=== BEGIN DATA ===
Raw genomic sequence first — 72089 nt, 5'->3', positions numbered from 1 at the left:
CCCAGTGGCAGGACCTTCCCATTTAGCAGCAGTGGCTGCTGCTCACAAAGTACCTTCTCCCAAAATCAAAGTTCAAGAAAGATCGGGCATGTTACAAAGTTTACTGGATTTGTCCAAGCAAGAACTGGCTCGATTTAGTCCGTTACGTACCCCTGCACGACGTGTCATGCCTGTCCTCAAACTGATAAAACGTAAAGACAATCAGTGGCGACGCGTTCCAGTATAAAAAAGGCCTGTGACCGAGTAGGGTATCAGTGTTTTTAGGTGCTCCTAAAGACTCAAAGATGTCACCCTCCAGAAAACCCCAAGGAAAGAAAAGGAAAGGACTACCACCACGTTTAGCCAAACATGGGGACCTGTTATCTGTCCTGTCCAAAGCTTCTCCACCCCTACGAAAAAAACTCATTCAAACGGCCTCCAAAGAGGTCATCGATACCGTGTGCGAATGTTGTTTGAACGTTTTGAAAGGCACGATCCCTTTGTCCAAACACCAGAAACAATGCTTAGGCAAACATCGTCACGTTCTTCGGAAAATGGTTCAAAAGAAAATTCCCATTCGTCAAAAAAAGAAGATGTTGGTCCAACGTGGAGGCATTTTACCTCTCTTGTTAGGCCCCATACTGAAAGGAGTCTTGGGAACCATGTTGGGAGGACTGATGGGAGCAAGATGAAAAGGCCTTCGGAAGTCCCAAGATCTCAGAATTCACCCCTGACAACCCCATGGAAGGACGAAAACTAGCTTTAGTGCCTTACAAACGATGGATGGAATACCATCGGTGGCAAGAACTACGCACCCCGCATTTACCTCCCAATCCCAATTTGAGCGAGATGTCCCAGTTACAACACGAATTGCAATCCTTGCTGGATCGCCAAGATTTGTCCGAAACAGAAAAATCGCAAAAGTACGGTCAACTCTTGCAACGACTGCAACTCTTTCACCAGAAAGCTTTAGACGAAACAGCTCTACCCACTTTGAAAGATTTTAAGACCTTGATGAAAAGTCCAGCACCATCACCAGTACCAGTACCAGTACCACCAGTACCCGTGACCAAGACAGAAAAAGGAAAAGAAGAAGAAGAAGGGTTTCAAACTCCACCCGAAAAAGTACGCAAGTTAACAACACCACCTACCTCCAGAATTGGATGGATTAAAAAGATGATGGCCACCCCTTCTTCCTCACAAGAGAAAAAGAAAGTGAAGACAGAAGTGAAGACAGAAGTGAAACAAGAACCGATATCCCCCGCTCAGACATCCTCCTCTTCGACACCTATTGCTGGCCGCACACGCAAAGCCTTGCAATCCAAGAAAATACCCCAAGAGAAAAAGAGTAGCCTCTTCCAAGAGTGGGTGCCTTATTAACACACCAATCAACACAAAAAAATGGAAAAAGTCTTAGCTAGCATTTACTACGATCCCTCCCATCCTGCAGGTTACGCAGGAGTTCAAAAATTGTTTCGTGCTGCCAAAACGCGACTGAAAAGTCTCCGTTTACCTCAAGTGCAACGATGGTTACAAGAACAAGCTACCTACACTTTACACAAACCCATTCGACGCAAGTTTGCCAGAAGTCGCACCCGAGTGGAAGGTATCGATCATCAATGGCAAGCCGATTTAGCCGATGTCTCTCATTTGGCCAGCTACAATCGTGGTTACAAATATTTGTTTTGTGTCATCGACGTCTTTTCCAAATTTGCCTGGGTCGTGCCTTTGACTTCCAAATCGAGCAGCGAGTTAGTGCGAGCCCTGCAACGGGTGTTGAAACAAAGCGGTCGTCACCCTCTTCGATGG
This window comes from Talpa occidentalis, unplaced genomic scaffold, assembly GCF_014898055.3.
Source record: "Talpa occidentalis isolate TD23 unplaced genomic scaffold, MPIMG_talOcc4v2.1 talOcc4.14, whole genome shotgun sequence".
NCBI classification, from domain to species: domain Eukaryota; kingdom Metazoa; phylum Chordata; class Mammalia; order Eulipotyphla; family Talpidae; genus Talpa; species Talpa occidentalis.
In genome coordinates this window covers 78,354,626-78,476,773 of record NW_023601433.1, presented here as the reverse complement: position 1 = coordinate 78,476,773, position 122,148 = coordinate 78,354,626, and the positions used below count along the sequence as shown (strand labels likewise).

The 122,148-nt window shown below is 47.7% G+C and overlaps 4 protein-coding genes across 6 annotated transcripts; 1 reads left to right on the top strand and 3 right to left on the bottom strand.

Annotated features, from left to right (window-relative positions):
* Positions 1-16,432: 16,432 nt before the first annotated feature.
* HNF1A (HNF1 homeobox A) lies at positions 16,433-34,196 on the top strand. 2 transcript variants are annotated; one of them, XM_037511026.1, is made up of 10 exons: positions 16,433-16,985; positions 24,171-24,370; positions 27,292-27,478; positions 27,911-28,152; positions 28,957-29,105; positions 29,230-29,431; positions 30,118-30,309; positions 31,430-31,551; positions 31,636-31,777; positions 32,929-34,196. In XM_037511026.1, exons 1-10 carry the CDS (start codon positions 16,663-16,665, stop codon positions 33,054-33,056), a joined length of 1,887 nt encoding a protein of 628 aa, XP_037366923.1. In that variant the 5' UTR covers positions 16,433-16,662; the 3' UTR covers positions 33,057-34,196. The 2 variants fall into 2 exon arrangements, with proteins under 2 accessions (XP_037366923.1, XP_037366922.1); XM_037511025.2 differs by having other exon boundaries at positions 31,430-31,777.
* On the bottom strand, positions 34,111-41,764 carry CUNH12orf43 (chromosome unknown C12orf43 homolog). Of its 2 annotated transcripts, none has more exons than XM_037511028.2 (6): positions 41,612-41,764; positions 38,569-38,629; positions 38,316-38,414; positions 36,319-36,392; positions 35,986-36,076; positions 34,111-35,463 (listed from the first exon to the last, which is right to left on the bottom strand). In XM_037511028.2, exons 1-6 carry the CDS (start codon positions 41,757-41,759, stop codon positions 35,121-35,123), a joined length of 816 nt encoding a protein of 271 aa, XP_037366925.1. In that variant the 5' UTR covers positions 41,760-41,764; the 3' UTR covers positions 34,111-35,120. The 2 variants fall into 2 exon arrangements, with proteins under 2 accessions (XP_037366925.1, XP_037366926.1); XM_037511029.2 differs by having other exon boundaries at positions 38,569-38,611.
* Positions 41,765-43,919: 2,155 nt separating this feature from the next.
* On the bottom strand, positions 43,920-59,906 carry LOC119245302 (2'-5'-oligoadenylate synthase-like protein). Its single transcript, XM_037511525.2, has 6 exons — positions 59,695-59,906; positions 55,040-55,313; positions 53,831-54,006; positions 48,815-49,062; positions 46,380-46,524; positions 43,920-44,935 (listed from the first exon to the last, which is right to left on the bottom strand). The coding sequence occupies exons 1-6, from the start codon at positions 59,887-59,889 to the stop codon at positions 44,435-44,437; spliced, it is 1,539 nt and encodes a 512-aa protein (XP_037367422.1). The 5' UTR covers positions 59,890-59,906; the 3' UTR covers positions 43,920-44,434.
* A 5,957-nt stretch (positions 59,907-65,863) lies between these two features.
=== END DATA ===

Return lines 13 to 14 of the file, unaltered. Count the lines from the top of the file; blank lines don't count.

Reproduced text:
* On the bottom strand, positions 43,920-59,906 carry LOC119245302 (2'-5'-oligoadenylate synthase-like protein). Its single transcript, XM_037511525.2, has 6 exons — positions 59,695-59,906; positions 55,040-55,313; positions 53,831-54,006; positions 48,815-49,062; positions 46,380-46,524; positions 43,920-44,935 (listed from the first exon to the last, which is right to left on the bottom strand). The coding sequence occupies exons 1-6, from the start codon at positions 59,887-59,889 to the stop codon at positions 44,435-44,437; spliced, it is 1,539 nt and encodes a 512-aa protein (XP_037367422.1). The 5' UTR covers positions 59,890-59,906; the 3' UTR covers positions 43,920-44,434.
* A 5,957-nt stretch (positions 59,907-65,863) lies between these two features.